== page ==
Well, shit. That was one of the most nerve-wracking days I've ever spent in the woods. No good.
Let me back up a bit. After a super-pleasant day off in Etna, I packed up and hit the trail. The mountains were lovely; I was feeling good. I had enough supplies to last me the next 100 miles to Shasta City. I hiked one day out, set up camp, and slept like a baby.
The next morning, though, something was wrong. I woke up to the smell of smoke and a hazy orange sunrise. What the hell? I packed up quickly, then hiked up a ridge to get a better view. Smoke. I sat on the ridge for a half hour, watching the forest fire and trying to figure out a plan. The fire was about a half mile away, and the wind was blowing north -- the direction I had come from -- so I decided to push on, figuring that hiking south would take me out of the fire's path.
After a couple hours, I had a decent distance between me and the fire, so I figured I had made the right decision. Then, the trail made a long switchback towards the fire and the wind shifted direction. Suddenly a huge billowy plume was coming in my direction. #@$*^! I knew there was a road ahead (road = fire break,) so I hoofed it south, glancing nervously over my shoulder the entire time.
When I finally reached Highway 93, there was a pack of a dozen north-bound thru-hikers, and two Forest Service rangers. When I asked about trail conditions heading south, the rangers assumed I was going north like everyone else and said something like, "We're closing the trail that way. The fires are getting really dangerous." No kidding! When I told them I had come from the north, they looked at me like I was insane.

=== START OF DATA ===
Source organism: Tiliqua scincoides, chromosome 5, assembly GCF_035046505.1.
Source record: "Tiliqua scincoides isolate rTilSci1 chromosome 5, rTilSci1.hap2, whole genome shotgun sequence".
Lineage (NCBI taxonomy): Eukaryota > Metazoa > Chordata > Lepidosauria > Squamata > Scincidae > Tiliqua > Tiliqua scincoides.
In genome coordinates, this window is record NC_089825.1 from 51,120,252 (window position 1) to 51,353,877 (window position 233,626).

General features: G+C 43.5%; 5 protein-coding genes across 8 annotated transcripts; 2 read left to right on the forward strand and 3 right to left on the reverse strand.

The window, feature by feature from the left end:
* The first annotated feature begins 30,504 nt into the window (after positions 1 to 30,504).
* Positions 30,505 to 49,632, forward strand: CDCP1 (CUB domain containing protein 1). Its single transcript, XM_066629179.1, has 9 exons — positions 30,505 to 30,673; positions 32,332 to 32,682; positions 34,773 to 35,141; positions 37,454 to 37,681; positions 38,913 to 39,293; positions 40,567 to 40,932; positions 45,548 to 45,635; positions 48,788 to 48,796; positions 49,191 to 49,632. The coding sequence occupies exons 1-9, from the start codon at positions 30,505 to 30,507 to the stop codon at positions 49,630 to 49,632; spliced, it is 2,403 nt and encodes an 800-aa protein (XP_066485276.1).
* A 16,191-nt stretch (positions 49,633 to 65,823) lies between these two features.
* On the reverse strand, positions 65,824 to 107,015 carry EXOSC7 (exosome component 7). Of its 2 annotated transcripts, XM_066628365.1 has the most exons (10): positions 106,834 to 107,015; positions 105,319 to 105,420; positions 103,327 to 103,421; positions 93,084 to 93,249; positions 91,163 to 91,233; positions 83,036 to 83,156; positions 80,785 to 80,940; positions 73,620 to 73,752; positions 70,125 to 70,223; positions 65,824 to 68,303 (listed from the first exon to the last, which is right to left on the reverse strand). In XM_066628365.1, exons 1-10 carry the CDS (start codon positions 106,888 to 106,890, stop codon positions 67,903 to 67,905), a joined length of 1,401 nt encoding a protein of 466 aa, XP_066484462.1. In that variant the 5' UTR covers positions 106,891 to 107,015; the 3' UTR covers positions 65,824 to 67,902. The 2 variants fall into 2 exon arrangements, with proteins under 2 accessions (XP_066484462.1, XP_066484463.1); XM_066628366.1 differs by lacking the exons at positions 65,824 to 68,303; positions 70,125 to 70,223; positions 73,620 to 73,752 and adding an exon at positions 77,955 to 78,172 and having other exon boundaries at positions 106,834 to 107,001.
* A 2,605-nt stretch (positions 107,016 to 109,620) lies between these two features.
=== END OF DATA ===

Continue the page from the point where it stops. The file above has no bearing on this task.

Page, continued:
I wasn't sure what to do, so I picked everyone's brain. Had they seen any fires heading south? Everyone said it was fine. The rangers admitted there was "one little leaf fire, but it's under control." I set up camp near the road, and figured I'd see how things looked the next morning.
The next morning, the sky to the south of me looked clear. I packed up and hiked tentatively south. For about 10 miles, things seemed okay. I saw some distant 'leaf fires,' but they were small and far away. That afternoon, however, the wind picked up again. Northern California is a tinder box right now -- it's so hot and dry that the wind can turn a tiny fire into an inferno. I was getting nervous at this point. Then I turned a bend and there was some serious smoke. It blocked the sun so that everything was lit with an ominous orange color. No way. No f-ing way. It was seriously spooky, and I knew I had to go back to Highway 93. So I turned around and booked it 10 miles north back to the road. By this point, the other two fires I had passed earlier were much bigger and much closer. There were choppers flying overhead dropping buckets of fire-suppressant, but it wasn't working. It was terrifying. What a mess.
I reached the road, called Dad, and he swooped in late that night to pick me up. Phew.
We spent the next couple days at a campground in Douglas City. I tried to calm my brain and figure out what the hell to do next. Once I had internet connection, I learned that Northern California was covered with fires. In the weeks that followed, those fires caused some major destruction -- burning down a town and scorching hundreds of thousands of acres of forest. I wanted to get the hell out of Northern California.
Eventually, I decided to take an Amtrak south and catch the PCT again in South Lake Tahoe. This section of the trail looked lovely: moss, granite, lakes, and most importantly ... NO FIRES. Dad dropped me off at the train station, I transferred to a bus, and eventually crashed at a hotel in South Lake Tahoe.
Not gonna lie, the trail has lost some of its glitter right now. I feel edgy and uncomfortable. But at the same time, I have to get back on the horse. There's still a lot of beautiful (safe!) trail to see, and I'm not going home with my tail between my legs. Be careful and deliberate, but don't be chickenshit. All right, Critter. Keep on keeping on.